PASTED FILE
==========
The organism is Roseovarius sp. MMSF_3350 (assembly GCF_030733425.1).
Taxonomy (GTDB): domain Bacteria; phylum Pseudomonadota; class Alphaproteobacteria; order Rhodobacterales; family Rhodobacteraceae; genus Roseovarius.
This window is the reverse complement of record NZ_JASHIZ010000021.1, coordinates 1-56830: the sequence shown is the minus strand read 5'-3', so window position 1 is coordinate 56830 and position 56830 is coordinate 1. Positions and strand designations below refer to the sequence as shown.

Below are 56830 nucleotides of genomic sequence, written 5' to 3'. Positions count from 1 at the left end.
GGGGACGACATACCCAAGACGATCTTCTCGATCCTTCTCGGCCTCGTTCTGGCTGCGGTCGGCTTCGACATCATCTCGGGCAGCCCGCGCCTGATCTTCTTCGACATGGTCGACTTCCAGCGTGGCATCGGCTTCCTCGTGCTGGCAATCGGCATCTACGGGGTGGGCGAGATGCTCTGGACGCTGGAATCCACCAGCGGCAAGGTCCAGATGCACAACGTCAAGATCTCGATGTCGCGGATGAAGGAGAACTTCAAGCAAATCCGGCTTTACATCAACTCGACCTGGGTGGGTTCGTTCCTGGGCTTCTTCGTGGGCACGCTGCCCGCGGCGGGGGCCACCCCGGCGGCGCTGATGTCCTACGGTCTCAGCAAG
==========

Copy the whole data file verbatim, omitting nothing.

The organism is Roseovarius sp. MMSF_3350 (assembly GCF_030733425.1).
Taxonomy (GTDB): domain Bacteria; phylum Pseudomonadota; class Alphaproteobacteria; order Rhodobacterales; family Rhodobacteraceae; genus Roseovarius.
This window is the reverse complement of record NZ_JASHIZ010000021.1, coordinates 1-56830: the sequence shown is the minus strand read 5'-3', so window position 1 is coordinate 56830 and position 56830 is coordinate 1. Positions and strand designations below refer to the sequence as shown.

Below are 56830 nucleotides of genomic sequence, written 5' to 3'. Positions count from 1 at the left end.
GGGGACGACATACCCAAGACGATCTTCTCGATCCTTCTCGGCCTCGTTCTGGCTGCGGTCGGCTTCGACATCATCTCGGGCAGCCCGCGCCTGATCTTCTTCGACATGGTCGACTTCCAGCGTGGCATCGGCTTCCTCGTGCTGGCAATCGGCATCTACGGGGTGGGCGAGATGCTCTGGACGCTGGAATCCACCAGCGGCAAGGTCCAGATGCACAACGTCAAGATCTCGATGTCGCGGATGAAGGAGAACTTCAAGCAAATCCGGCTTTACATCAACTCGACCTGGGTGGGTTCGTTCCTGGGCTTCTTCGTGGGCACGCTGCCCGCGGCGGGGGCCACCCCGGCGGCGCTGATGTCCTACGGTCTCAGCAAG